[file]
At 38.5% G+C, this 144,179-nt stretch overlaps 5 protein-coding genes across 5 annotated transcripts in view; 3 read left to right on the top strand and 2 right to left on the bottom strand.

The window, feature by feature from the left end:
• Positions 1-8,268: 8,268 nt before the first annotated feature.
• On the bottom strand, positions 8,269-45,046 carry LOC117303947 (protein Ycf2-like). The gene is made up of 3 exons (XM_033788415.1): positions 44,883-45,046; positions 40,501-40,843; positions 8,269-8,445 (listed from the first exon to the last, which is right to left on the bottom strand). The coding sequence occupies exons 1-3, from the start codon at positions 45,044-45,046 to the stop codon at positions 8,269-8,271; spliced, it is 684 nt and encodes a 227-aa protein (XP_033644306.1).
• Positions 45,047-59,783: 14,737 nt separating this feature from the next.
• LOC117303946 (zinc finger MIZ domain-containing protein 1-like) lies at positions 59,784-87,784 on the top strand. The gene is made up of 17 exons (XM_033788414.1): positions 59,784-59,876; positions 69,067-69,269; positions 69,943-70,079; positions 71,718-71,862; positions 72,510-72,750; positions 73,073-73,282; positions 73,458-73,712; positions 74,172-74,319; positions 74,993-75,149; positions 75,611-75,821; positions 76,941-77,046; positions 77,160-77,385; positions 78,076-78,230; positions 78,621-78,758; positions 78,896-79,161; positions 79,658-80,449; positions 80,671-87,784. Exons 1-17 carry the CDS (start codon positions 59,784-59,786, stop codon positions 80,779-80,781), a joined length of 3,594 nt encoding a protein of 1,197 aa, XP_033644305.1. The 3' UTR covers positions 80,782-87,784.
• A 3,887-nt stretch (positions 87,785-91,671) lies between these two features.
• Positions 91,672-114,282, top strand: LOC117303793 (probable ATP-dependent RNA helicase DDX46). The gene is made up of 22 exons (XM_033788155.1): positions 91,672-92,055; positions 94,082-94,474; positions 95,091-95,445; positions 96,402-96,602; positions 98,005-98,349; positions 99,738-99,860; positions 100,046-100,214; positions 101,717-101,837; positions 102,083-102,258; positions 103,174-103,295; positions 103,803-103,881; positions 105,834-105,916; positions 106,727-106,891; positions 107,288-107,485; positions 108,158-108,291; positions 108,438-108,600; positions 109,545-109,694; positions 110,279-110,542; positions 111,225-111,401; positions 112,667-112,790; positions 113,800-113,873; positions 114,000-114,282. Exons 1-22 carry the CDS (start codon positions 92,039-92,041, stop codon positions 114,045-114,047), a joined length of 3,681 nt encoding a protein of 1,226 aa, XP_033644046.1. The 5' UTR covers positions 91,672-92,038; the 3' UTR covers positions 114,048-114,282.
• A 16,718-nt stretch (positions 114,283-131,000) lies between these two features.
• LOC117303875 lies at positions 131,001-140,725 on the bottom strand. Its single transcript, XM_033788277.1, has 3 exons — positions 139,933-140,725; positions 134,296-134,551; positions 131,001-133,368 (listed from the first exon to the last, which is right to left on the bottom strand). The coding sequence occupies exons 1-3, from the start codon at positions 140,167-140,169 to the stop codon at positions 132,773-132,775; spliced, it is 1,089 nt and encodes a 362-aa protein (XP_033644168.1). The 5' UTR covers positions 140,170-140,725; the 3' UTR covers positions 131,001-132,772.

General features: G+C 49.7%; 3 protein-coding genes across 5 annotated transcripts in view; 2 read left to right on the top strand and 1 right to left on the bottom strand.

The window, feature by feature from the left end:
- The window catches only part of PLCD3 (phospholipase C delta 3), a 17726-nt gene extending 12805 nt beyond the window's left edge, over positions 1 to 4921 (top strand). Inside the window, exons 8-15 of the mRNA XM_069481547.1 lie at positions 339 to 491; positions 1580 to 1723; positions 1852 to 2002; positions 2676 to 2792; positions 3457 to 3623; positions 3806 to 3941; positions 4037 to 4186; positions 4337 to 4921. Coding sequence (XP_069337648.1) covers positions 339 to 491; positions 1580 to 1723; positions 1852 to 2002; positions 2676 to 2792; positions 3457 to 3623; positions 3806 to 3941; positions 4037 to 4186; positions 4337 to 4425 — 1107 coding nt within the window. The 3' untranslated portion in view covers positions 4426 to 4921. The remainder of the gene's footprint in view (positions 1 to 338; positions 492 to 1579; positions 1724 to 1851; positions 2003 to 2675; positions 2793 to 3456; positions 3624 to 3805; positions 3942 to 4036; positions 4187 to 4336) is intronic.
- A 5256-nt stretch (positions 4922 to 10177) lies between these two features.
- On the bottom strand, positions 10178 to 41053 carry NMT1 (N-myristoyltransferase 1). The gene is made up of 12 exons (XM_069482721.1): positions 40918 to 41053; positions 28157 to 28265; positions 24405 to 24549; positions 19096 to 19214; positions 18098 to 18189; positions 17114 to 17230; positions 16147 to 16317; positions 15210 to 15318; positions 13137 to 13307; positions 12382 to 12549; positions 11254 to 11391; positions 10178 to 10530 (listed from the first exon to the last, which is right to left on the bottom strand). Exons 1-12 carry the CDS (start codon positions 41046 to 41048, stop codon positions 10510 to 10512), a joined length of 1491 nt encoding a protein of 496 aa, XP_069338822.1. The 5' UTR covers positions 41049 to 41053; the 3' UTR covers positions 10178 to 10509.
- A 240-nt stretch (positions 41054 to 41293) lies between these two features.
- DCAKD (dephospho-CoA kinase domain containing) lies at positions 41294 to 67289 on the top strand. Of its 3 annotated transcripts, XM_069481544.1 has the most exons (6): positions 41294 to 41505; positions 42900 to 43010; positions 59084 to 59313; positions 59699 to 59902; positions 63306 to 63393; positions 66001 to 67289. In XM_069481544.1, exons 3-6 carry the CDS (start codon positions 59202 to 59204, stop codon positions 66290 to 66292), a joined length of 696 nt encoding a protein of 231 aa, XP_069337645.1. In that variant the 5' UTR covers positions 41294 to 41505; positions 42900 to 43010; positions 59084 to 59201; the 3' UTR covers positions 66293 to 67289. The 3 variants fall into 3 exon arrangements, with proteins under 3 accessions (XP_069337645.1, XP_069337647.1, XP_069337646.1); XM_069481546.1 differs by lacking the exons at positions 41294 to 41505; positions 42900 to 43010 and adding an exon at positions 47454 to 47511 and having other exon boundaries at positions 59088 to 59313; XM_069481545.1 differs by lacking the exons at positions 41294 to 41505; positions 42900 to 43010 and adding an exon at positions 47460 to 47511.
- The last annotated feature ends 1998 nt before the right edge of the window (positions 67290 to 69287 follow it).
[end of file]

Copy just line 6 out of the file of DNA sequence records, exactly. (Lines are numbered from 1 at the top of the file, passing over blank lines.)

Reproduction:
• LOC117303946 (zinc finger MIZ domain-containing protein 1-like) lies at positions 59,784-87,784 on the top strand. The gene is made up of 17 exons (XM_033788414.1): positions 59,784-59,876; positions 69,067-69,269; positions 69,943-70,079; positions 71,718-71,862; positions 72,510-72,750; positions 73,073-73,282; positions 73,458-73,712; positions 74,172-74,319; positions 74,993-75,149; positions 75,611-75,821; positions 76,941-77,046; positions 77,160-77,385; positions 78,076-78,230; positions 78,621-78,758; positions 78,896-79,161; positions 79,658-80,449; positions 80,671-87,784. Exons 1-17 carry the CDS (start codon positions 59,784-59,786, stop codon positions 80,779-80,781), a joined length of 3,594 nt encoding a protein of 1,197 aa, XP_033644305.1. The 3' UTR covers positions 80,782-87,784.